• Add to this the other spend that families are asked to undertake – trips, donations, fairs, tickets, gifts etc. Add this up as a total per-child, per-year. How aware were you of this figure before this point? How does it compare to the average income of your catchment? Even in the most affluent areas there will be families who are struggling financially to keep up, often going unnoticed.

Q: How could you reduce these obligations?

  • Is there, realistically, sufficient choice for parents about where they buy uniform from? Are there at least two or three different shops that they can choose from? Are there non-branded versions of clothing that they can purchase from local supermarkets? If it is important for children to wear the school badge, consider selling this separately through the school, so that parents can sew it on to non-branded items.
  • Do you have a second-hand uniform shop that parents can use? Many PTAs run these mid-way through each term in readiness for children needing “the next size up” – many receive donations of uniform and takings go to the PTA fundraising budget. The best example we have seen is where each item has a tag with a code on it so that once sold, half of the money goes to the PTA and the other half goes to the family who donated the item. The codes keep the donors’ identities confidential. Some donors choose to donate the full amount to the PTA. If you do this, can you include reusable non-branded or non-uniform items like bags, coats and shoes?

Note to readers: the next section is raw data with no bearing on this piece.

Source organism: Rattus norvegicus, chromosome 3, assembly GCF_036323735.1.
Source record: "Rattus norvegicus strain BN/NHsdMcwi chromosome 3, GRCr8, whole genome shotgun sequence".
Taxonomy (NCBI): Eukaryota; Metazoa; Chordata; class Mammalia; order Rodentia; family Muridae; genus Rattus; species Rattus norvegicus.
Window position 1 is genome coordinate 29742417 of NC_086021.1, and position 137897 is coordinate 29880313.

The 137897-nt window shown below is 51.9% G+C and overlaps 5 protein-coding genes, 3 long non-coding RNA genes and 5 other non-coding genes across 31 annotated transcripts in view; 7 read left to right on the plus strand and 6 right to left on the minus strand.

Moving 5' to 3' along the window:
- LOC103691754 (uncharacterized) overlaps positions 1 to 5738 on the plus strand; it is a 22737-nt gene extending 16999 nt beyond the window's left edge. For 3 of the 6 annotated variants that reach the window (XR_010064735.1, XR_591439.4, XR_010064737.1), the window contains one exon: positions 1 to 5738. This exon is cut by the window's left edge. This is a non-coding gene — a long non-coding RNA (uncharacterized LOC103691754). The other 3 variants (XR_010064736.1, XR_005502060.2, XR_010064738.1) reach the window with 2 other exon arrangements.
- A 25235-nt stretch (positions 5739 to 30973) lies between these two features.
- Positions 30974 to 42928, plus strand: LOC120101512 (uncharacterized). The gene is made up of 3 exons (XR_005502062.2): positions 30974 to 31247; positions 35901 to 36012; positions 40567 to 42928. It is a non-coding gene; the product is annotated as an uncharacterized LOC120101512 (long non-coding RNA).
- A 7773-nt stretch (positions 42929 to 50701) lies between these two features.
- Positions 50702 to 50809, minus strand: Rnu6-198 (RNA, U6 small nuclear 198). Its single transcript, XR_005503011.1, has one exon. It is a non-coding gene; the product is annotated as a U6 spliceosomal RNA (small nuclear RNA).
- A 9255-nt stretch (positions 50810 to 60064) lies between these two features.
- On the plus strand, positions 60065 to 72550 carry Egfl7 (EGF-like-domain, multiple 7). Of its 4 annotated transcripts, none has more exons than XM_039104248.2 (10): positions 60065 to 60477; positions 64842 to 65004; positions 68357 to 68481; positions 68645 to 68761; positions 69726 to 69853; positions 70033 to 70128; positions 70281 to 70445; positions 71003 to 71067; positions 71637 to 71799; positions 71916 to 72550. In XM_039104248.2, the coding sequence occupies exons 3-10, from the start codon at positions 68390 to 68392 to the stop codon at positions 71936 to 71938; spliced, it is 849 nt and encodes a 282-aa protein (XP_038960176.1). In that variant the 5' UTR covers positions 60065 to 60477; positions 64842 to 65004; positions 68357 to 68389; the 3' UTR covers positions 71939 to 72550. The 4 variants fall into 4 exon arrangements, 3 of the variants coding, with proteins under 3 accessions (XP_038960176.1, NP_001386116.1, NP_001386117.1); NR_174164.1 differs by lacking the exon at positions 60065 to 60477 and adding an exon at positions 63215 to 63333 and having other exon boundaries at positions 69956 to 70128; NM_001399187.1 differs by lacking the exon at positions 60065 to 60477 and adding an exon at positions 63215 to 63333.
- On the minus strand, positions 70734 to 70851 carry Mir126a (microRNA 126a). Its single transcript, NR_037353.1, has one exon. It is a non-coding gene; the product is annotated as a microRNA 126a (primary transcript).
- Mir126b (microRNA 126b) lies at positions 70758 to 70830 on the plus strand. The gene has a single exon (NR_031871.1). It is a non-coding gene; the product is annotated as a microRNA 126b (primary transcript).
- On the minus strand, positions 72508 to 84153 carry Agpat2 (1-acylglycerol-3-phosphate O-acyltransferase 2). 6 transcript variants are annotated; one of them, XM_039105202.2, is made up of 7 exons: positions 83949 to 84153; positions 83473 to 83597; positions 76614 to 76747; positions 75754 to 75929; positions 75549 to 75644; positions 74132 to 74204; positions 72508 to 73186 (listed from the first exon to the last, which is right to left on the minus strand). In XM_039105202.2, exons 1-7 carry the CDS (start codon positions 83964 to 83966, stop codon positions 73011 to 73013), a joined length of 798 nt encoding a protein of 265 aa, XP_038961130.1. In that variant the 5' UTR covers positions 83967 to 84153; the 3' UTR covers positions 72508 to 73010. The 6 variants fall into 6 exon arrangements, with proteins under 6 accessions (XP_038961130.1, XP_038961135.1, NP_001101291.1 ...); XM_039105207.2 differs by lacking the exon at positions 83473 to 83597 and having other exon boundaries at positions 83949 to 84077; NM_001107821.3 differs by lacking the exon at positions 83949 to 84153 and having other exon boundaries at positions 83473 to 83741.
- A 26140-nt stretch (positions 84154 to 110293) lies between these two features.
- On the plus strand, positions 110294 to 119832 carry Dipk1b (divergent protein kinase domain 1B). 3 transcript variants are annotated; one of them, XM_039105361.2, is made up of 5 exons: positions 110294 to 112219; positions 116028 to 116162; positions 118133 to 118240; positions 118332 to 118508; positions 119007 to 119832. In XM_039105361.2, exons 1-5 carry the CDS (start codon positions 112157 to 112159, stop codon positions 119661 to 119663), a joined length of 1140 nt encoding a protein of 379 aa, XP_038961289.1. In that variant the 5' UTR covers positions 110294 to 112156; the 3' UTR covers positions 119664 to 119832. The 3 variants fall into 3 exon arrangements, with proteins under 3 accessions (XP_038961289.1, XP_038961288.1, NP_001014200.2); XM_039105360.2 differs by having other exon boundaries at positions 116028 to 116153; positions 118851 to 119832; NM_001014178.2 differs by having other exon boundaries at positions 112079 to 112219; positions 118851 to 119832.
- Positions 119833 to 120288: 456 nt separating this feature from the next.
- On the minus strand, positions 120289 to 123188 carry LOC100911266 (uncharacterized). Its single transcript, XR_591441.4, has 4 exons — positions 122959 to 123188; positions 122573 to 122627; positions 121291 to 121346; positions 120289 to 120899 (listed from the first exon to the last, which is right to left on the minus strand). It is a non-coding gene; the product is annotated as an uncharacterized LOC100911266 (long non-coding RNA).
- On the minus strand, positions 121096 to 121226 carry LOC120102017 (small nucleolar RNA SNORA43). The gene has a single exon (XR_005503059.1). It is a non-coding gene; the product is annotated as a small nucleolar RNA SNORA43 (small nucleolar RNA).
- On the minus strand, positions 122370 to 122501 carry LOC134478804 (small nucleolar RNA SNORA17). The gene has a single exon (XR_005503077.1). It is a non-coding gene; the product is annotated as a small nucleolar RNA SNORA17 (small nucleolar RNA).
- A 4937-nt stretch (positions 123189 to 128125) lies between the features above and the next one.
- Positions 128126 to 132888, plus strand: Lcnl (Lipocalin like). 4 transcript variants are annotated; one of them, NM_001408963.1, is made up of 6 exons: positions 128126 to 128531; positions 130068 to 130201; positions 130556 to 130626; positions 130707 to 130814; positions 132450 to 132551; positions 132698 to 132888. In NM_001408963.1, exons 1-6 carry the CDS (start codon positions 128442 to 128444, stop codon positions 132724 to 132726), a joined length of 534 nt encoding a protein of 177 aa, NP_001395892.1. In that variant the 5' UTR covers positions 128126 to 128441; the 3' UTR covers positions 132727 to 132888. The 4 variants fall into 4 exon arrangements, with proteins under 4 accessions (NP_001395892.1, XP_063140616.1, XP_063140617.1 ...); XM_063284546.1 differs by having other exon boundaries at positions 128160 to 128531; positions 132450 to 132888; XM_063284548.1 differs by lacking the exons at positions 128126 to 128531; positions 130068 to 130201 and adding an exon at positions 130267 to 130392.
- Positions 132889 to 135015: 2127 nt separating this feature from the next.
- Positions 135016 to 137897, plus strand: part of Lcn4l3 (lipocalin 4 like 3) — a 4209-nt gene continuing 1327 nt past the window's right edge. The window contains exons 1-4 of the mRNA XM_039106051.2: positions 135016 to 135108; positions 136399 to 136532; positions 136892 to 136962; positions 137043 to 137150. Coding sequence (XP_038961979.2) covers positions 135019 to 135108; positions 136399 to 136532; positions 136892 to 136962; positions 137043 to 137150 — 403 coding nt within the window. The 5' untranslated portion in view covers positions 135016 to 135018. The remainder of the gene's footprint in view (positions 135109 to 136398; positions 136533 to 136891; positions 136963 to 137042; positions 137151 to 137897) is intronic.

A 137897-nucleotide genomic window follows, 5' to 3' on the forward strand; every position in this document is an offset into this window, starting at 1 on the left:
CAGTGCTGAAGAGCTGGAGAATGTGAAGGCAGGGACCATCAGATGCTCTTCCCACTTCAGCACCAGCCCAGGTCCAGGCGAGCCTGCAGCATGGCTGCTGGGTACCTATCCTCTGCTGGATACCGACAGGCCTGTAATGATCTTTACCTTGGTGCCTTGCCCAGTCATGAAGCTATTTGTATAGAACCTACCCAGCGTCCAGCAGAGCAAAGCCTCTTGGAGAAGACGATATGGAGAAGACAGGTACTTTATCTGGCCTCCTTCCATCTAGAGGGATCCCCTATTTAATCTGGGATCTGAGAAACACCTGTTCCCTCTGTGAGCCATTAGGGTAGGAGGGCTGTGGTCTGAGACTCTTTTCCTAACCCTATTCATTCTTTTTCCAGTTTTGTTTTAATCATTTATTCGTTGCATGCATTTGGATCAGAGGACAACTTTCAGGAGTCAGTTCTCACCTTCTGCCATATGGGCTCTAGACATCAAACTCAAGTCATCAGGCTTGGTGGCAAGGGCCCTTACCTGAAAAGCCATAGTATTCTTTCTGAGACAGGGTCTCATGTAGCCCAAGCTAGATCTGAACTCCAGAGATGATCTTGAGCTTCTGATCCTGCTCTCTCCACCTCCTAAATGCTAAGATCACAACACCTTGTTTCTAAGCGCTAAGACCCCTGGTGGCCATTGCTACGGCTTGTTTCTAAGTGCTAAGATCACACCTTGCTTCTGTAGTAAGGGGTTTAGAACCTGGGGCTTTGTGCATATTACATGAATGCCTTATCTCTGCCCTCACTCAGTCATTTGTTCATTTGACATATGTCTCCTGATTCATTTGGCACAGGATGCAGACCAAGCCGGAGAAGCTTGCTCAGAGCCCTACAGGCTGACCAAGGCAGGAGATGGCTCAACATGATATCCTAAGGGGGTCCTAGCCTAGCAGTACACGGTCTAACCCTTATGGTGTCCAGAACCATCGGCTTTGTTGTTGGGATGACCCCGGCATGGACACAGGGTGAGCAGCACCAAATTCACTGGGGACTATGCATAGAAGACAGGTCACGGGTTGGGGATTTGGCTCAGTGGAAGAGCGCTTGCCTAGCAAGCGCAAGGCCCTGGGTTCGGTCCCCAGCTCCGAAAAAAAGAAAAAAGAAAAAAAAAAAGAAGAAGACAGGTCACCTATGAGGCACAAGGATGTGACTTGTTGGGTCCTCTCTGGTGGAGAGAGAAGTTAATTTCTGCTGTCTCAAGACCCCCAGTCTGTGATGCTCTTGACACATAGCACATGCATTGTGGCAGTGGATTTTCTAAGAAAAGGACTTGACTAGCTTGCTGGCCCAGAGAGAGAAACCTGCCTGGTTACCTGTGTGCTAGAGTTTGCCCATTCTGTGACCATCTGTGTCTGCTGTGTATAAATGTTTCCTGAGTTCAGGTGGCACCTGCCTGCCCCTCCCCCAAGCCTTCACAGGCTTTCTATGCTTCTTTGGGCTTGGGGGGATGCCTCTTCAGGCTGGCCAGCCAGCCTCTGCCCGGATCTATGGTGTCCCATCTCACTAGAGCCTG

• Consider carefully how you might support your most vulnerable children in school. What help can be provided for families whose children are in receipt of Pupil Premium funding? In Scotland, Northern Ireland and Wales some children may qualify for a school clothing grant. However, where this is not available the government advises parents to ask schools directly. For example, Wallingford School has agreed to pay a minimum of 50 per cent of any Pupil Premium uniform requests and often pay for complete uniforms, including PE kit.


Revisit the spirit of having a uniform. If the intention is about bringing equality and building a sense of community then ask your leadership and governance teams to look carefully at the different groups of children across your school and how they are affected by your policy. Who sticks out and why? Most importantly, what are you going to do about it?

  • Fiona Aubrey-Smith is a former school leader and now Doctoral researcher who sits on a number of charitable trust boards. Email Read her previous best practice pieces for Headteacher Update, go to
  • Emma Goto is a senior lecturer in primary education at the University of Winchester.

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Dear Christopher,
I went to primary school in the US and wore no uniform and when I returned to the end of primary school here uniform was optional. I don't think this harmed my education in any way.
I personally do not believe uniform makes any difference to learning. I agree with you that schools should not be able to exclude children for uniform infringements.
I understand that lots of people feel uniform can be a leveller and on that basis I have no problem with children being asked to wear uniform but I would strongly argue that it should be something someone could purchase cheaply from their local supermarket.
Best Wishes,
Emma Goto

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All well and good. However Europe - bar Ireland - sees it as irrelevant, as do many other countries. It is not supported by everyone here and yet British State schools are allowed to deprive even reasonably dressed children of their education for not wearing it. The compulsion is without legal basis anyway. Make it voluntary!! There are other HR compliant ways of esprit de corps. At the moment, British State schools are allowed to prioritise uniform over their duty to teach and over their wards’ education. What is the DfE playing at? Compulsory uniform belongs in the private sector, where it is the object of acceptance and willing expenditure. The cost alone is another issue.